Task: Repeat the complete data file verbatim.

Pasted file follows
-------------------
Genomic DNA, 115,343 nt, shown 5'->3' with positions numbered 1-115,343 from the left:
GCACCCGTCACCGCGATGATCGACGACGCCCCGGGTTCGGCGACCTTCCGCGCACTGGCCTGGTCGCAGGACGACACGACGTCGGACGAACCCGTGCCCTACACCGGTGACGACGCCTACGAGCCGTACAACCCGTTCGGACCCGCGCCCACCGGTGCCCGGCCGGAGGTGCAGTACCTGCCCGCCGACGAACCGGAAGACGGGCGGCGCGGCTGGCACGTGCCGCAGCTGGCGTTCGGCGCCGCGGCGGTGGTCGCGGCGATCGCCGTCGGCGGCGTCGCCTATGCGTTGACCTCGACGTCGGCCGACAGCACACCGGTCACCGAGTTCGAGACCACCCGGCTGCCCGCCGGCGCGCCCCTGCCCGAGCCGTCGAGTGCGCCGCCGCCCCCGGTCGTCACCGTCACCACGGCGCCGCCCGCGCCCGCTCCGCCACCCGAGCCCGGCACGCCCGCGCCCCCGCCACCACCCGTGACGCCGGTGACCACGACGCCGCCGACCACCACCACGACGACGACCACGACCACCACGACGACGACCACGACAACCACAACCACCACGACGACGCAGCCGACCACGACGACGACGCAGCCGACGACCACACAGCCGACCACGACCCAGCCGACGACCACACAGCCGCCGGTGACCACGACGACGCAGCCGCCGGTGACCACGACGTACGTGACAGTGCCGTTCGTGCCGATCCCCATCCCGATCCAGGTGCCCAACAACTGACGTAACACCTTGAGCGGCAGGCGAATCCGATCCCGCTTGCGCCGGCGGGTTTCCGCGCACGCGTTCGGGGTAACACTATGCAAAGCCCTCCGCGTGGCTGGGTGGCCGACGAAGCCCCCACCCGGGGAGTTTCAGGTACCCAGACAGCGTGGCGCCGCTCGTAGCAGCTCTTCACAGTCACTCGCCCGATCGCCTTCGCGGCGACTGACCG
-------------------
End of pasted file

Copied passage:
Genomic DNA, 115,343 nt, shown 5'->3' with positions numbered 1-115,343 from the left:
GCACCCGTCACCGCGATGATCGACGACGCCCCGGGTTCGGCGACCTTCCGCGCACTGGCCTGGTCGCAGGACGACACGACGTCGGACGAACCCGTGCCCTACACCGGTGACGACGCCTACGAGCCGTACAACCCGTTCGGACCCGCGCCCACCGGTGCCCGGCCGGAGGTGCAGTACCTGCCCGCCGACGAACCGGAAGACGGGCGGCGCGGCTGGCACGTGCCGCAGCTGGCGTTCGGCGCCGCGGCGGTGGTCGCGGCGATCGCCGTCGGCGGCGTCGCCTATGCGTTGACCTCGACGTCGGCCGACAGCACACCGGTCACCGAGTTCGAGACCACCCGGCTGCCCGCCGGCGCGCCCCTGCCCGAGCCGTCGAGTGCGCCGCCGCCCCCGGTCGTCACCGTCACCACGGCGCCGCCCGCGCCCGCTCCGCCACCCGAGCCCGGCACGCCCGCGCCCCCGCCACCACCCGTGACGCCGGTGACCACGACGCCGCCGACCACCACCACGACGACGACCACGACCACCACGACGACGACCACGACAACCACAACCACCACGACGACGCAGCCGACCACGACGACGACGCAGCCGACGACCACACAGCCGACCACGACCCAGCCGACGACCACACAGCCGCCGGTGACCACGACGACGCAGCCGCCGGTGACCACGACGTACGTGACAGTGCCGTTCGTGCCGATCCCCATCCCGATCCAGGTGCCCAACAACTGACGTAACACCTTGAGCGGCAGGCGAATCCGATCCCGCTTGCGCCGGCGGGTTTCCGCGCACGCGTTCGGGGTAACACTATGCAAAGCCCTCCGCGTGGCTGGGTGGCCGACGAAGCCCCCACCCGGGGAGTTTCAGGTACCCAGACAGCGTGGCGCCGCTCGTAGCAGCTCTTCACAGTCACTCGCCCGATCGCCTTCGCGGCGACTGACCG